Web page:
Division of Biological Sciences
212 Tucker Hall
University of Missouri
Columbia, MO 65211
e-mail: jjbxb3 <at> mail.missouri.edu
Jacob successfully defended his dissertation June 14th 2018.
My research interests span a broad range of ecological concepts (landscape ecology, population connectivity, conservation genetics, and anthropogenic impact on the current and historical distribution of a species). Ultimately, I wish to elucidate the effect of landscape features on genetic connectivity, past and present, using GIS modeling, population genetics, and empirical data from the field.
I graduated from Central Michigan University with a B.S. in Biology – Natural Resources with a minor in GIS. As an undergraduate researcher at CMU (advisor: Brad Swanson), I investigated the population genetic structure of ringed seals (Pusa hispida). For this study I used both microsatellite and mitochondrial DNA markers to measure genetic differentiation between breeding sites within Hudson Bay and throughout the circumpolar arctic.
For my dissertation research, I am working on a collaborative project between the Semlitsch and Eggert labs. I plan to integrate spatial ecology and population genetic data in a landscape genetics project that investigates the source-sink metapopulation dynamics of Ambystoma annulatum (an Ozark endemic species and species of concern in Missouri) and Ambystoma maculatum at Fort Leonard Wood. The overarching goal of this research project is to synthesize information from studies on pond larval dynamics, juvenile dispersal, source-sink dynamics, and genetic structure into a better understanding of the distribution and life history of this relatively unstudied species.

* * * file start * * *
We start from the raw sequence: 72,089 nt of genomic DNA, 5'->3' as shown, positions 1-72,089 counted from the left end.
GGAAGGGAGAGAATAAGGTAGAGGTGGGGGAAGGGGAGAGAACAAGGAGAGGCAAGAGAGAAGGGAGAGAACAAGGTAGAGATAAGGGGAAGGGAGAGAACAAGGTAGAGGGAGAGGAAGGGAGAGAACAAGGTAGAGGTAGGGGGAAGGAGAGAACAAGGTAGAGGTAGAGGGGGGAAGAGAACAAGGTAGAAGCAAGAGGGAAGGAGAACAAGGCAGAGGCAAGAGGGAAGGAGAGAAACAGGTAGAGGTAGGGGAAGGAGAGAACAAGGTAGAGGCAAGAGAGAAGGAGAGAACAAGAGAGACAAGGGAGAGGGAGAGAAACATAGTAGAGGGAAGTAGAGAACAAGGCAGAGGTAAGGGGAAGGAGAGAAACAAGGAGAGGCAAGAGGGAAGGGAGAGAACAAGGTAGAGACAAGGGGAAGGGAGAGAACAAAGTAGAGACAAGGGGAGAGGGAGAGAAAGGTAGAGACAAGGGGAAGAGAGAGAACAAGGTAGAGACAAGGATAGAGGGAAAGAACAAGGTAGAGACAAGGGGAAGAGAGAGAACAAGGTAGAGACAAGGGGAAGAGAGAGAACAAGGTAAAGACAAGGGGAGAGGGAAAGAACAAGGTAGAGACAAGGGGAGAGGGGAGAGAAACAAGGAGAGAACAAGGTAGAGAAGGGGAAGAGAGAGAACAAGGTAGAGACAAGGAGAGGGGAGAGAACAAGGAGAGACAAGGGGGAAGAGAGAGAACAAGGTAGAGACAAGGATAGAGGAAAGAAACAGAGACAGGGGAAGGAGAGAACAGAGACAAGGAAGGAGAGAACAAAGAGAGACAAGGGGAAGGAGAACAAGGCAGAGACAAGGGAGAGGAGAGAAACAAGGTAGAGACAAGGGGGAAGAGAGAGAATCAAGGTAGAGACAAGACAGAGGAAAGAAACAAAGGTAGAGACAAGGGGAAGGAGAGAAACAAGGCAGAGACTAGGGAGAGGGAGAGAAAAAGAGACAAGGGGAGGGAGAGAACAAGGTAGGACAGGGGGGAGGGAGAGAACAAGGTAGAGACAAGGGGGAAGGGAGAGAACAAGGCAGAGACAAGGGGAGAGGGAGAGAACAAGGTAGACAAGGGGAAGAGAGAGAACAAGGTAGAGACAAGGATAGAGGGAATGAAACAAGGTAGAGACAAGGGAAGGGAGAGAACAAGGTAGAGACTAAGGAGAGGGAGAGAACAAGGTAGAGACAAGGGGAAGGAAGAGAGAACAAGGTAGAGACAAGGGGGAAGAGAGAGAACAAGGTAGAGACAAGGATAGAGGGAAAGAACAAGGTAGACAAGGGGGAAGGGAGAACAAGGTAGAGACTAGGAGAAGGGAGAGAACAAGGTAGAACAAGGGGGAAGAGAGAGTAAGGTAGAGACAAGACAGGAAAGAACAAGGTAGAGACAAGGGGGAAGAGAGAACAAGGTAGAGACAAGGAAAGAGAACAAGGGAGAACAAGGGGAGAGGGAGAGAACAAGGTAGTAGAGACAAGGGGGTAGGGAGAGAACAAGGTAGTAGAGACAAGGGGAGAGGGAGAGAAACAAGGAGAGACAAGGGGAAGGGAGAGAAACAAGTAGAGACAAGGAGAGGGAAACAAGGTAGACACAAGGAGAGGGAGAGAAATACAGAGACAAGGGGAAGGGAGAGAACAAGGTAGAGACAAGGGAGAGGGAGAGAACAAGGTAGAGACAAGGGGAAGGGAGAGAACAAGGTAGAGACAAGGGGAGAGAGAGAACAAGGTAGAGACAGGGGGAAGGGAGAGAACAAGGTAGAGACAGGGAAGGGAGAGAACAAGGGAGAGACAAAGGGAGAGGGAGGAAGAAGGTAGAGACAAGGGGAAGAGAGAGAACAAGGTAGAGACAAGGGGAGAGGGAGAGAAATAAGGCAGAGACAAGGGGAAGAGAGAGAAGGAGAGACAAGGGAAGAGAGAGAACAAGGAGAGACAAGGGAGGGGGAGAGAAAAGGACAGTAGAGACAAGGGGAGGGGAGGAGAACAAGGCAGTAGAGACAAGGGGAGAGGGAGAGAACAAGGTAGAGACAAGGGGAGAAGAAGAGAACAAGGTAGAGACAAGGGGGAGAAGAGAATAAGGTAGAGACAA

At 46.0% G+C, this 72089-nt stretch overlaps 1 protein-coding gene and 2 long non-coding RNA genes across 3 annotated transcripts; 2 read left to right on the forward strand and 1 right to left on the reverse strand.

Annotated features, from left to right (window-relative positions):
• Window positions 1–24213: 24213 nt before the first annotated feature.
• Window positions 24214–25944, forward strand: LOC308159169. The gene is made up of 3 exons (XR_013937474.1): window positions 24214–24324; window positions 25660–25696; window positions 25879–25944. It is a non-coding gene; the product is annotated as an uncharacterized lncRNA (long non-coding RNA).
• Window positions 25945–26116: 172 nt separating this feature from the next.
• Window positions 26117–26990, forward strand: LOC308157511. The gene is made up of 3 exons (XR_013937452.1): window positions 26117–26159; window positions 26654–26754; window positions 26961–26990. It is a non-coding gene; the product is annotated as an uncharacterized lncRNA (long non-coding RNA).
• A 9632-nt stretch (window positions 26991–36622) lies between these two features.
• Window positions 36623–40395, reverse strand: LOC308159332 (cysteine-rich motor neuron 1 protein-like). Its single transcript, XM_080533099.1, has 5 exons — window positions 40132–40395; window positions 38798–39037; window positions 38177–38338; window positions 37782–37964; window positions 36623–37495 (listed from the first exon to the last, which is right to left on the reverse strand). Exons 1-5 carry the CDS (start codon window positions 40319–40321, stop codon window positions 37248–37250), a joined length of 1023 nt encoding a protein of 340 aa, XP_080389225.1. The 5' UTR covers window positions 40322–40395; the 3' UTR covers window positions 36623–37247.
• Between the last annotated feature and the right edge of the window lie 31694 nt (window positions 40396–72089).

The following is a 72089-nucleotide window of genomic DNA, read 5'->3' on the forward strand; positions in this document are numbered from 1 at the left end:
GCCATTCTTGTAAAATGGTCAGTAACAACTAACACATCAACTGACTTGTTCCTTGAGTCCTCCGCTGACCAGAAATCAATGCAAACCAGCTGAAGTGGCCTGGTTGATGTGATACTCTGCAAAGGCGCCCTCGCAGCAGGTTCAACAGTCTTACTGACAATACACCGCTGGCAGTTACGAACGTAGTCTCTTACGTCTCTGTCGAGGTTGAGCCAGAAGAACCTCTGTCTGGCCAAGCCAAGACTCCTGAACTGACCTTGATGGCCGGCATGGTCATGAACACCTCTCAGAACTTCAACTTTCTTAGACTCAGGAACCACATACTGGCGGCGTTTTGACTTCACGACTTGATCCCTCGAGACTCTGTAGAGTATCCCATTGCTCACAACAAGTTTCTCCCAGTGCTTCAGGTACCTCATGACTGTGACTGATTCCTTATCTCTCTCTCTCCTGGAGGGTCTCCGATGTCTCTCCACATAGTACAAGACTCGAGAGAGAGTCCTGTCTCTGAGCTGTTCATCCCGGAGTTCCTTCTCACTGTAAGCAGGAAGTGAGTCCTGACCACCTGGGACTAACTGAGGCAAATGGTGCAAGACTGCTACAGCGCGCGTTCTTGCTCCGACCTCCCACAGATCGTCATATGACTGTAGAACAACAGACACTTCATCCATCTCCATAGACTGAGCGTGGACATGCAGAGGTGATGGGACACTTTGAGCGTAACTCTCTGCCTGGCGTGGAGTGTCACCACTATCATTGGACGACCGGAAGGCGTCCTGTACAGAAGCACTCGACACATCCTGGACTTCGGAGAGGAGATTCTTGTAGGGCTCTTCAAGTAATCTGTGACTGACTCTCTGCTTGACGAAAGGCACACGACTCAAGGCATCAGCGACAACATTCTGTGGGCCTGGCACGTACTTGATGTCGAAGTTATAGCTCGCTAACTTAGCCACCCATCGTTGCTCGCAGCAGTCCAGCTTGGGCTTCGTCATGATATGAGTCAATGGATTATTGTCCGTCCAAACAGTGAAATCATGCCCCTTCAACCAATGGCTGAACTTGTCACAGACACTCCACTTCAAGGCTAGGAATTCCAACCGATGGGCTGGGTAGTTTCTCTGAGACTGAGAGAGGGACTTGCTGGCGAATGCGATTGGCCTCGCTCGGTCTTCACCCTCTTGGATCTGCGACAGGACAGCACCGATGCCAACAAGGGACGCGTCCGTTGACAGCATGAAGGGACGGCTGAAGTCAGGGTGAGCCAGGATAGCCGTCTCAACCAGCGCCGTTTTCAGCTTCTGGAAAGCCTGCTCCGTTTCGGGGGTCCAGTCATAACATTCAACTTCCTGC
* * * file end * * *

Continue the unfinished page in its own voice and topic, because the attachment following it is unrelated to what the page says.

Burkhart JJ, Peterman WE, Brocato ER, Romine KM, Willis MMS, Ousterhout BH, Anderson TL, Drake DL, Rowland FE, Semlitsch RD, and Eggert LS. 2017. The influence of breeding phenology on the genetic structure of four pond- breeding salamanders. Ecol Evol. 00:1–12. https://doi.org/10.1002/ece3.3060
Ousterhout BH, and Burkhart JJ. 2017. Moving beyond the plane: measuring 3D home ranges of juvenile salamanders with passive integrated transponder (PIT) tags. Behav Ecol Sociobiol. 71(4):59. DOI 10.1007/s00265-017-2284-6
Anderson TL, Ousterhout BH, Drake DL, Burkhart JJ, Rowland FE, Peterman WE, and Semlitsch RD. 2016. Differences in Larval Allometry among Three Ambystomatid Salamanders. Journal of Herpetology. 50(3):464-470. http://dx.doi.org/10.1670/15-178
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